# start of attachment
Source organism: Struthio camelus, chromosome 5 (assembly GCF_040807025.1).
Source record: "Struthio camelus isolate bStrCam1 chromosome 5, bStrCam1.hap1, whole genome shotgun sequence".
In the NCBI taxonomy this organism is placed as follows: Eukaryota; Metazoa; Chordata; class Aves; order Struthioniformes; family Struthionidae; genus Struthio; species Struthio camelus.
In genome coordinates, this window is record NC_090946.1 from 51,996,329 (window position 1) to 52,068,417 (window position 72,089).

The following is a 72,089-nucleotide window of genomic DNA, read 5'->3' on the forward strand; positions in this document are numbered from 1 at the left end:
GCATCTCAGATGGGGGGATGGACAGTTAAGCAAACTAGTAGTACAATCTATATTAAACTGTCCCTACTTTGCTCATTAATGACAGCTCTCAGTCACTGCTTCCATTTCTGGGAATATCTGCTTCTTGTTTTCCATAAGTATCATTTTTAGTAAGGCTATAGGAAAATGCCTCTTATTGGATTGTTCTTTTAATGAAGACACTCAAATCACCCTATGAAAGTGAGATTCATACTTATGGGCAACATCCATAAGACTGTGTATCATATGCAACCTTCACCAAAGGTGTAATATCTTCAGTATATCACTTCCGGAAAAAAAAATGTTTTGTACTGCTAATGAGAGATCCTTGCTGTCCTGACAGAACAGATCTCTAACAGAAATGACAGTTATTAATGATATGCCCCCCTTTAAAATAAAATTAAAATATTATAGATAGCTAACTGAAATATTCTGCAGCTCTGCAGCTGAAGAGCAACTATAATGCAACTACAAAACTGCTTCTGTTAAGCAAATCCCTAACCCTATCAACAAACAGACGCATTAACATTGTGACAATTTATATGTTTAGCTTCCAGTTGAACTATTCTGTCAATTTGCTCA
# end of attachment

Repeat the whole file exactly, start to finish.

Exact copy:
Source organism: Struthio camelus, chromosome 5 (assembly GCF_040807025.1).
Source record: "Struthio camelus isolate bStrCam1 chromosome 5, bStrCam1.hap1, whole genome shotgun sequence".
In the NCBI taxonomy this organism is placed as follows: Eukaryota; Metazoa; Chordata; class Aves; order Struthioniformes; family Struthionidae; genus Struthio; species Struthio camelus.
In genome coordinates, this window is record NC_090946.1 from 51,996,329 (window position 1) to 52,068,417 (window position 72,089).

The following is a 72,089-nucleotide window of genomic DNA, read 5'->3' on the forward strand; positions in this document are numbered from 1 at the left end:
GCATCTCAGATGGGGGGATGGACAGTTAAGCAAACTAGTAGTACAATCTATATTAAACTGTCCCTACTTTGCTCATTAATGACAGCTCTCAGTCACTGCTTCCATTTCTGGGAATATCTGCTTCTTGTTTTCCATAAGTATCATTTTTAGTAAGGCTATAGGAAAATGCCTCTTATTGGATTGTTCTTTTAATGAAGACACTCAAATCACCCTATGAAAGTGAGATTCATACTTATGGGCAACATCCATAAGACTGTGTATCATATGCAACCTTCACCAAAGGTGTAATATCTTCAGTATATCACTTCCGGAAAAAAAAATGTTTTGTACTGCTAATGAGAGATCCTTGCTGTCCTGACAGAACAGATCTCTAACAGAAATGACAGTTATTAATGATATGCCCCCCTTTAAAATAAAATTAAAATATTATAGATAGCTAACTGAAATATTCTGCAGCTCTGCAGCTGAAGAGCAACTATAATGCAACTACAAAACTGCTTCTGTTAAGCAAATCCCTAACCCTATCAACAAACAGACGCATTAACATTGTGACAATTTATATGTTTAGCTTCCAGTTGAACTATTCTGTCAATTTGCTCA